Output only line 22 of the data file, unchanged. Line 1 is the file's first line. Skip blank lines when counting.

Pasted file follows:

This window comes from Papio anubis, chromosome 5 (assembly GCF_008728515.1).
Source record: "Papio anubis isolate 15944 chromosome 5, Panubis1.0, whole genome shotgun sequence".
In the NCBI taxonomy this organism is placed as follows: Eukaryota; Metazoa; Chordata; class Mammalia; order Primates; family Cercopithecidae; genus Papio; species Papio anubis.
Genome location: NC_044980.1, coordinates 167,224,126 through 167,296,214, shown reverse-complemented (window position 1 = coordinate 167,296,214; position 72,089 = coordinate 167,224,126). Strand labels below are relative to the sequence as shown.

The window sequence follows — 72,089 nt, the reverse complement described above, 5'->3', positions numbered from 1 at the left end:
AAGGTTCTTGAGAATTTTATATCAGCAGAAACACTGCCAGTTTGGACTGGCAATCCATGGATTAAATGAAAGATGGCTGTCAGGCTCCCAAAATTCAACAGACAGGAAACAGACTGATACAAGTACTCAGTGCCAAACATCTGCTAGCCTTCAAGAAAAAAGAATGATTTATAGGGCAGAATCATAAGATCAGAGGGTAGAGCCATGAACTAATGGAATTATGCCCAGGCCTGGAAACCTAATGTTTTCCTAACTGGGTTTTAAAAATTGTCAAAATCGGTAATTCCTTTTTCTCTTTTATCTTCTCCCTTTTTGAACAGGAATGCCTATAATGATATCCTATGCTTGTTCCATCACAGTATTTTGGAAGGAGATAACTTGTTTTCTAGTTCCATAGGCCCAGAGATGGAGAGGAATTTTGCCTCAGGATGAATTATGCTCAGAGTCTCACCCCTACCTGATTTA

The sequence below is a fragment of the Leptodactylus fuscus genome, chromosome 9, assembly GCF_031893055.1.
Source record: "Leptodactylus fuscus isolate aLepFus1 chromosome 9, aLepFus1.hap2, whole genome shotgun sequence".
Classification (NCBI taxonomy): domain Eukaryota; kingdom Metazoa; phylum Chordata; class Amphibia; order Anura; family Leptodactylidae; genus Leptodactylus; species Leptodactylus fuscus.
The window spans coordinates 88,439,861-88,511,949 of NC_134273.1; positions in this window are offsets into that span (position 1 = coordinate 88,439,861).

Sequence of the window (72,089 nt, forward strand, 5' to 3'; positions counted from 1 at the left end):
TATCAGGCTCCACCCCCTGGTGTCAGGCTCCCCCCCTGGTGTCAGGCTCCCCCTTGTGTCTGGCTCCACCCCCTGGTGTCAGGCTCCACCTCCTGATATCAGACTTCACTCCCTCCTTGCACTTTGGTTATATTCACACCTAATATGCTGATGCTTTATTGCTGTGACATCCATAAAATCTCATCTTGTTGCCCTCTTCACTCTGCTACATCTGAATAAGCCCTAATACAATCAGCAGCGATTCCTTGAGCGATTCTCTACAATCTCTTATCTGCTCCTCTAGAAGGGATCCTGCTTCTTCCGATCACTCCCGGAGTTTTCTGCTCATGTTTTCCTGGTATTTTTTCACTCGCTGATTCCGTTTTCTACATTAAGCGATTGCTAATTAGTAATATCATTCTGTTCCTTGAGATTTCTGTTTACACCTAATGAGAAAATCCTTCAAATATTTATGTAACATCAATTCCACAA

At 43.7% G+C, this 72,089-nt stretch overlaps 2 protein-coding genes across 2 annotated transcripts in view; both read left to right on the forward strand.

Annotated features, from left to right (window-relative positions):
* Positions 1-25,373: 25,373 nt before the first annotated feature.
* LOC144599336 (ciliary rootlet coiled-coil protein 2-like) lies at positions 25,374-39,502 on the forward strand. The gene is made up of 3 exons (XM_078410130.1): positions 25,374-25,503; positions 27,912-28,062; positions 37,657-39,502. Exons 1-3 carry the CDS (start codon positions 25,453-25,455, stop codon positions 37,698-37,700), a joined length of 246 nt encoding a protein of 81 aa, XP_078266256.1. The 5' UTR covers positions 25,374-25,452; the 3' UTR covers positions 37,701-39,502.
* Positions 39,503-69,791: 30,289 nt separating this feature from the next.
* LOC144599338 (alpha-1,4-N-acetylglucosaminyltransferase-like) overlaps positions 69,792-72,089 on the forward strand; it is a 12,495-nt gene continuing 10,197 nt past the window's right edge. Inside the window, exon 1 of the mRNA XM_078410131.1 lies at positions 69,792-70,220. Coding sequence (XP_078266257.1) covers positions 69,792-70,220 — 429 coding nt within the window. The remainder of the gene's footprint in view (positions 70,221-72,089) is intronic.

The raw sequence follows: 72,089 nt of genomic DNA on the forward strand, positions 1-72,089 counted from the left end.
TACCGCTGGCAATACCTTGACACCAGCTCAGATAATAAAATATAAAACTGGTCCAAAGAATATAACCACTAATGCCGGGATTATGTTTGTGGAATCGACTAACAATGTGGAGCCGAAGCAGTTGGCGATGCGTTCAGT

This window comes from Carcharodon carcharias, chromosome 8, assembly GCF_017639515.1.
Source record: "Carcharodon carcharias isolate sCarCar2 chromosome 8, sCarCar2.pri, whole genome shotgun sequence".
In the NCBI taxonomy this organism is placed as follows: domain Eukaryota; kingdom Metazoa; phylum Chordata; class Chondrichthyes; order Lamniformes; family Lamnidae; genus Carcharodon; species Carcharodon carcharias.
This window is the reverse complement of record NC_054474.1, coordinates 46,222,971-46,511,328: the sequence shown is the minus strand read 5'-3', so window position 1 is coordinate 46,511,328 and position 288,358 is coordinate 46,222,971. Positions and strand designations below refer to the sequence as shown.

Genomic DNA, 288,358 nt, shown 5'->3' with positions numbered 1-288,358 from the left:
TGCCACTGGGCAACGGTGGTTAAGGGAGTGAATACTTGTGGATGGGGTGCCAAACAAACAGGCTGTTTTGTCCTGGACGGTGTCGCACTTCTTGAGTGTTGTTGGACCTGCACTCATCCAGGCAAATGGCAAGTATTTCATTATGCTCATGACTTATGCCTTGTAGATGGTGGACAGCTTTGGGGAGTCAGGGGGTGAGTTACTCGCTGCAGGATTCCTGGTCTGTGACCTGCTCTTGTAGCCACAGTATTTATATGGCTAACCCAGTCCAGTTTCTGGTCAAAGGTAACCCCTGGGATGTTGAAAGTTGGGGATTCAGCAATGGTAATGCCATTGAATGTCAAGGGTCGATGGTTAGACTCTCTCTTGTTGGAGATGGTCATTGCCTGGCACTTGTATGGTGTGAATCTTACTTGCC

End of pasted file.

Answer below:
Source record: "Carcharodon carcharias isolate sCarCar2 chromosome 8, sCarCar2.pri, whole genome shotgun sequence".